Category Archives: Cloud & Virtualization

Cloud vSphere Labs for fun and profit

Some material from my keynote at the Silicon Valley VMUG User Conference on April 14, 2015:

newkingmakers-2You, as a technologist, have unprecedented power at the moment. The book at the right is The New Kingmakers by Stephen Grady. It’s not long. You should read it. Even if you’re not a developer per se, you should read it. Most of what Stephen lays out is also true for all technologists. In short, the Internet and open source and all the things that come from those developments — like social media, SaaS, easily-installable products — mean that time-to-value for new products and technologies are low. No longer do you have to enter into a big contract and a lot of customization before you figure out if something is going to work or even if you like it. As a technologist, that means you can now participate in technology selection and evaluation because you should be able to actually try out most technologies easily, and a lot of things can even be tried out for free. I mean, if your boss wants to know if you should use, say, Docker, in your company, it’s open source and easy to use — you can get started in an afternoon, and not after a million dollars of vendor consultants come and set it up.

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One important way technologists try out new technologies is in a lab. Work lab, home lab, whatever. The trouble with home labs is that they are normally built with whatever kit you can scavenge together – old retired servers from work or off eBay. They are slow, draw way too much power, run way too hot, and sound like an airport runway.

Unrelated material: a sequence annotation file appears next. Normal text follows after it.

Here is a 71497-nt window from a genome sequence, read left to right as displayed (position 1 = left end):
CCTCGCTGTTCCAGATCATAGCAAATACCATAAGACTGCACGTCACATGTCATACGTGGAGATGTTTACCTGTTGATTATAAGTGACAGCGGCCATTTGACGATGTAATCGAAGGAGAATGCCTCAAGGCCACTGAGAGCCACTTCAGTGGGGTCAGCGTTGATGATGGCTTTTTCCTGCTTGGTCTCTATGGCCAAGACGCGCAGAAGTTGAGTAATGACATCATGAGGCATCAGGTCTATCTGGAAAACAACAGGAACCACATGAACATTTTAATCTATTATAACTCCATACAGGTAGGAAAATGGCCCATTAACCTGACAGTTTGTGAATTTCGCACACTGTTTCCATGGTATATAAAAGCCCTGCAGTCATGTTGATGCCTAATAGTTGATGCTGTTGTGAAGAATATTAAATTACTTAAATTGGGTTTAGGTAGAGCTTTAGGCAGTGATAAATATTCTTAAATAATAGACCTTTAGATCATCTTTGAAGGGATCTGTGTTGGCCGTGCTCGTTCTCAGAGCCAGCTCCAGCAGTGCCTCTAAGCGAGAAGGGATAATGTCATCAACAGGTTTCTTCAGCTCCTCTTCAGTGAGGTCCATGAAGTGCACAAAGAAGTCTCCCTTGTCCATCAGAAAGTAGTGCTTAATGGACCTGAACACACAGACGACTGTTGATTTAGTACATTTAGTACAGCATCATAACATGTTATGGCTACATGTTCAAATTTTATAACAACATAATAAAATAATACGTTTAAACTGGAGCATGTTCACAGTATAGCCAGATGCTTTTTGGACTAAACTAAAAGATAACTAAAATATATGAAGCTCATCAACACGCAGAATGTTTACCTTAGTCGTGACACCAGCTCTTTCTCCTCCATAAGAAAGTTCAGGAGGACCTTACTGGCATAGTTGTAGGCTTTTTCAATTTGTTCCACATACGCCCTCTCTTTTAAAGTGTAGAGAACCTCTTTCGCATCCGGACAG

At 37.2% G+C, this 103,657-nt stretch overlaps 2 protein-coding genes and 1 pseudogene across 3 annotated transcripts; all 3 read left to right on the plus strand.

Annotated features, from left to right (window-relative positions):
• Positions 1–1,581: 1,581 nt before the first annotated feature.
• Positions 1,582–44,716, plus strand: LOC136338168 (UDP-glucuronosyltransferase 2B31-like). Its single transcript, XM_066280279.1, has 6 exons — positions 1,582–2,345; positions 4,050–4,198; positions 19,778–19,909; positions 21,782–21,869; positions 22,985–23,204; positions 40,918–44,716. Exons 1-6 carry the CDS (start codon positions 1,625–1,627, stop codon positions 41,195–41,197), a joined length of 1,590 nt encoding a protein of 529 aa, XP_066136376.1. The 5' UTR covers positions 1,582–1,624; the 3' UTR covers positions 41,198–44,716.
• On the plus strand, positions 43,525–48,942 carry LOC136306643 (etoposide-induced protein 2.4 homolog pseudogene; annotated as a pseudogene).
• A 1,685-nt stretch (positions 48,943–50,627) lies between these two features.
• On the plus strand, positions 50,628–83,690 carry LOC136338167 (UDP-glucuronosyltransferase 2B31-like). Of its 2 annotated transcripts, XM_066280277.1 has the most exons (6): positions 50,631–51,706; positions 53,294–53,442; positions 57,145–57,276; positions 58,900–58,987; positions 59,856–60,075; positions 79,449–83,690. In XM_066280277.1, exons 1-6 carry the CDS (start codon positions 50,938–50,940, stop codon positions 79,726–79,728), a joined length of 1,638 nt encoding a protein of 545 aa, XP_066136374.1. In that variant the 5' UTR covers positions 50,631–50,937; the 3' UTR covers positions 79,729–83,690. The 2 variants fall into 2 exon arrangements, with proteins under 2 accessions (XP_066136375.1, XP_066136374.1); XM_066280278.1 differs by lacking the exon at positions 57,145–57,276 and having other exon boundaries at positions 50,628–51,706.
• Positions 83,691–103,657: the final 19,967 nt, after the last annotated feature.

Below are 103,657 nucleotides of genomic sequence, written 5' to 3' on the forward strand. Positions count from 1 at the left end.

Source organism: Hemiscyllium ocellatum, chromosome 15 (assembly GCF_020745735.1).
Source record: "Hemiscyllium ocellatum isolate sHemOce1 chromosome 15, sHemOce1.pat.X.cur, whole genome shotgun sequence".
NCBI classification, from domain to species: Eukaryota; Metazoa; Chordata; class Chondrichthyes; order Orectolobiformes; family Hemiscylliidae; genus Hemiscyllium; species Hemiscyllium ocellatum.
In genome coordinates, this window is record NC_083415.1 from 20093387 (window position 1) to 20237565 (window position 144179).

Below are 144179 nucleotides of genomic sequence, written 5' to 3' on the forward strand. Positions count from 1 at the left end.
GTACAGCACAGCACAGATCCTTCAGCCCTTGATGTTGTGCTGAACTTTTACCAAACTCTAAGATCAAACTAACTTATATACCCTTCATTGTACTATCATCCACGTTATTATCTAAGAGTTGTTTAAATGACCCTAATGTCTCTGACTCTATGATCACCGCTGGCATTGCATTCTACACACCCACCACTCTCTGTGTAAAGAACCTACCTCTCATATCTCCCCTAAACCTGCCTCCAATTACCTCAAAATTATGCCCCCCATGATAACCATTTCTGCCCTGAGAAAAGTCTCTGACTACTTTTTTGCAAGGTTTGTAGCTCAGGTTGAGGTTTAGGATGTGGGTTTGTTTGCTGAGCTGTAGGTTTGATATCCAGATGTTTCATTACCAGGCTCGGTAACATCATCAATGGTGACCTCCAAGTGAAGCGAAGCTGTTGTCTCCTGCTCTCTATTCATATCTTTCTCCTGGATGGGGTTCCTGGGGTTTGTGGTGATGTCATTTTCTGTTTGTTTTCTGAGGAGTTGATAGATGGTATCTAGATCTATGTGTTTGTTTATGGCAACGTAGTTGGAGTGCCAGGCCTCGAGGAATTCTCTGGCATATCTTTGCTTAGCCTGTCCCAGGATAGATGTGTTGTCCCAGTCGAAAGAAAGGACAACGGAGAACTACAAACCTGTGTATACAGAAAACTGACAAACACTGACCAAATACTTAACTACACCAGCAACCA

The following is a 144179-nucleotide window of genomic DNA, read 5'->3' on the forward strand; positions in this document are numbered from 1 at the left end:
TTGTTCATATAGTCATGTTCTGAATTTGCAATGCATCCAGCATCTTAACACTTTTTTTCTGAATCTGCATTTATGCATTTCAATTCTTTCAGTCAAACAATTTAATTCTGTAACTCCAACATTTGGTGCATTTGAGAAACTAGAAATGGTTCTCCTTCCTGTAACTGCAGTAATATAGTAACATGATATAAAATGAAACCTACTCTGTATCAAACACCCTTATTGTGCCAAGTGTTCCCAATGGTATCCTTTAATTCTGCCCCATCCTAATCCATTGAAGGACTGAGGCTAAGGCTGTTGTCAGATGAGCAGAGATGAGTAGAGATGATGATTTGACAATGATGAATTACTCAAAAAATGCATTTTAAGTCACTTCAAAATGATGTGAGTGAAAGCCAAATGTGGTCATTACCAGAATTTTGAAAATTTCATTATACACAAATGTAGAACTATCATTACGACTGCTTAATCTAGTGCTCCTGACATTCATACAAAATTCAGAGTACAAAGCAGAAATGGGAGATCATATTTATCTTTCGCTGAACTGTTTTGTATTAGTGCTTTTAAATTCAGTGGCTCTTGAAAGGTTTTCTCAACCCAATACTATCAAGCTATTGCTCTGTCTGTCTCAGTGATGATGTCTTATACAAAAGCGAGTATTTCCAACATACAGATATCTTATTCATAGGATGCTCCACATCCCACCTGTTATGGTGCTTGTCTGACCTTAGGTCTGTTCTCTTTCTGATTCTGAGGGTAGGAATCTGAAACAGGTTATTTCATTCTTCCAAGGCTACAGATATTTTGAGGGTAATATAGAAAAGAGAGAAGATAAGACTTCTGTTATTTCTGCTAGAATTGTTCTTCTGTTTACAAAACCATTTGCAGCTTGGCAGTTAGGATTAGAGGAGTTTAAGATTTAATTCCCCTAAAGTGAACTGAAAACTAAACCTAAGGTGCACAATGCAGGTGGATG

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For a while I thought that laptops running nested virtualization would be the way we’d all do our labs. This started in 2007 when some folks figured out how to put VMware VI3 (what we then called ESX Server) inside VMware Workstation. By 2009 all the VMworld labs were nested like this, and ESXi was even supported as a guest. This can still be done on a home machine easily but the trend towards lighter laptops — the latest Macbook Air has a max of 8GB of soldered-in RAM — and increasing memory requirements — the latest ESXi 6 needs 6GB  — has meant that the world where you can do something useful with nested virtualization on your laptop.

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So what’s the solution? One solution is now available in beta from Ravello Systems. I’ve been working with Ravello to launch their new support for what they sometimes call nested2 virtualization — that is, ESXi (or kvm) running inside the cloud (the big boy real cloud at AWS or Google).


This is great for labs. But because you can ‘hoist’ both your workloads and your networks (and via regular nested virtualization it’s easy to put up some VSA-style storage), you can also do things like test out an upgrade or other infrastructure changes and figure out how you’re about to take down your production infrastructure. Just as abstracting a machine made virtualization powerful, abstracting an entire data center makes nested2 virtualization powerful.

But back to labs. ESXi in the cloud, you pay by what you use, and you have basically an infinite pool of resources, not your puny little laptop or 5-year-old rack mount space heater. What can you do with it?

Spin up 250 ESXi nodes just for the heck of it (courtesy Scott Lowe)

Create a 64-node VSAN cluster (courtesy William Lam)

vMotion from one cloud to another (courtesy Mike Preston)

Functionality aside, the good folks at Ravello Systems have been great in reaching out to the VMware and vExpert community. There are some open source automation tools they’re releasing and they’re also working with Alastair Cooke on a new version of AutoLab that supports vSphere 6 and makes it easier to get your images into Ravello’s system. They’ve been working with me and other vExperts to explore what is possible with their platform — expect more news soon. In the meantime, check out the content over on the Ravello Systems blog — they’ve got all sorts of use cases, examples, and tutorials. You can sign up for a free trial.

Thanks to Navin Thadani and Shruti Bhat from Ravello for their commitment to the community and congrats on the launch!

Disclaimer: Ravello Systems is a client

A TechReckoning update for September

TechReckoningAll my good stuff is now going on over at TechReckoning. Check it out.

(I will be at SpiceWorld in Austin, TX Sept 23-24 and VMworld Europe in Barcelona Oct 14-16. Please say hi if you’re there!)